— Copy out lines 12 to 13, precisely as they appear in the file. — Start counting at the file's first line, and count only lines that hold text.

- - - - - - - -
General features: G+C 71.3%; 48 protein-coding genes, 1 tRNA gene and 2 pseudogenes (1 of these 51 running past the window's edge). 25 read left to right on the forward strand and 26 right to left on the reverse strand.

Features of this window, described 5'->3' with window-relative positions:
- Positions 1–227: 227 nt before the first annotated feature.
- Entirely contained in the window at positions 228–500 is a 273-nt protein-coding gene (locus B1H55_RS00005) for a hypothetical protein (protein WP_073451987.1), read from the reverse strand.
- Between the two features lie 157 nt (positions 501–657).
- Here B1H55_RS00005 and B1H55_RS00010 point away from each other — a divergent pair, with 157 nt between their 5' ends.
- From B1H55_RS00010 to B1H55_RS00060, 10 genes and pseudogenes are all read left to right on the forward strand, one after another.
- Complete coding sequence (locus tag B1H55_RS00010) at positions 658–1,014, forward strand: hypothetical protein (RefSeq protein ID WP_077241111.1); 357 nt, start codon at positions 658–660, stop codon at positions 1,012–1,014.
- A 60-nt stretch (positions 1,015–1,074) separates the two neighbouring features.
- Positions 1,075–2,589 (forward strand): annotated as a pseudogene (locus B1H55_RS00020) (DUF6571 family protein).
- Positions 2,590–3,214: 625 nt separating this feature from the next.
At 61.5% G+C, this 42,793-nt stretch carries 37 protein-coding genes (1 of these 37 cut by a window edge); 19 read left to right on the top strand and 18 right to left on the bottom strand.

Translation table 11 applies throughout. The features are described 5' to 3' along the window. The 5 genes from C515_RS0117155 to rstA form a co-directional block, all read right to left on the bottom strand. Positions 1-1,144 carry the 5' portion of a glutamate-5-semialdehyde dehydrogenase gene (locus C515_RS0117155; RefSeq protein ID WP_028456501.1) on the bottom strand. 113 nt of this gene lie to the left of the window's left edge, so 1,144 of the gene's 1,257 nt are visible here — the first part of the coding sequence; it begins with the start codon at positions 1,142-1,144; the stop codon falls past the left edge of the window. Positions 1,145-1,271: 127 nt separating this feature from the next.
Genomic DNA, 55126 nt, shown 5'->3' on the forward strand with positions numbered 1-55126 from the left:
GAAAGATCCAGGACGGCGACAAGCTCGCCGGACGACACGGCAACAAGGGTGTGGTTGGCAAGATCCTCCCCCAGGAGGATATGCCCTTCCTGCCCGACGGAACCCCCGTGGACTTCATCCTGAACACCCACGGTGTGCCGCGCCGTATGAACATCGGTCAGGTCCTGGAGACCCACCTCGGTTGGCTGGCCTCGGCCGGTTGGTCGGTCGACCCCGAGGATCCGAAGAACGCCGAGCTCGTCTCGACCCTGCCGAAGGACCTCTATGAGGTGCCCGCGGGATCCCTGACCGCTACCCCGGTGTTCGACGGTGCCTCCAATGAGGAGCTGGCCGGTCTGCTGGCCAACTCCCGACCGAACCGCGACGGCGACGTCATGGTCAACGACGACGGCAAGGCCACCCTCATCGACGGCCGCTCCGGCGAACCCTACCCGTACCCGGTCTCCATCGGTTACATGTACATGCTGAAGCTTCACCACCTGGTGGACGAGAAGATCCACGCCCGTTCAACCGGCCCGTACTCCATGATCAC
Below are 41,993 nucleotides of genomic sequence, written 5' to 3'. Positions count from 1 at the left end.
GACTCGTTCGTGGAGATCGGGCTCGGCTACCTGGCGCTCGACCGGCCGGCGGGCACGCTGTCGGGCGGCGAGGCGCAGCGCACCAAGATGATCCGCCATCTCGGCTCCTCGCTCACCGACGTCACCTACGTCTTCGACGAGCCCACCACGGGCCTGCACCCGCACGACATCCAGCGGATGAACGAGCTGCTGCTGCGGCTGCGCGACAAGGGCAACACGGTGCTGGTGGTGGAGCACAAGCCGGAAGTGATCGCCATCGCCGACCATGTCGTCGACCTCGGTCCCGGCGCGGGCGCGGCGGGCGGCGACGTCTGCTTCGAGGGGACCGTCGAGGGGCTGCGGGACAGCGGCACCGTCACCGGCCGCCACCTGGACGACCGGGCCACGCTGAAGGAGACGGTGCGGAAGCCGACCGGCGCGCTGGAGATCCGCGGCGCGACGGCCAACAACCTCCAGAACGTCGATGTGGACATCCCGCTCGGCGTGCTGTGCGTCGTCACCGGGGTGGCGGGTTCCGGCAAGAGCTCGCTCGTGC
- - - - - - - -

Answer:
At 61.5% G+C, this 42,793-nt stretch carries 37 protein-coding genes (1 of these 37 cut by a window edge); 19 read left to right on the top strand and 18 right to left on the bottom strand.

Translation table 11 applies throughout. The features are described 5' to 3' along the window. The 5 genes from C515_RS0117155 to rstA form a co-directional block, all read right to left on the bottom strand. Positions 1-1,144 carry the 5' portion of a glutamate-5-semialdehyde dehydrogenase gene (locus C515_RS0117155; RefSeq protein ID WP_028456501.1) on the bottom strand. 113 nt of this gene lie to the left of the window's left edge, so 1,144 of the gene's 1,257 nt are visible here — the first part of the coding sequence; it begins with the start codon at positions 1,142-1,144; the stop codon falls past the left edge of the window. Positions 1,145-1,271: 127 nt separating this feature from the next.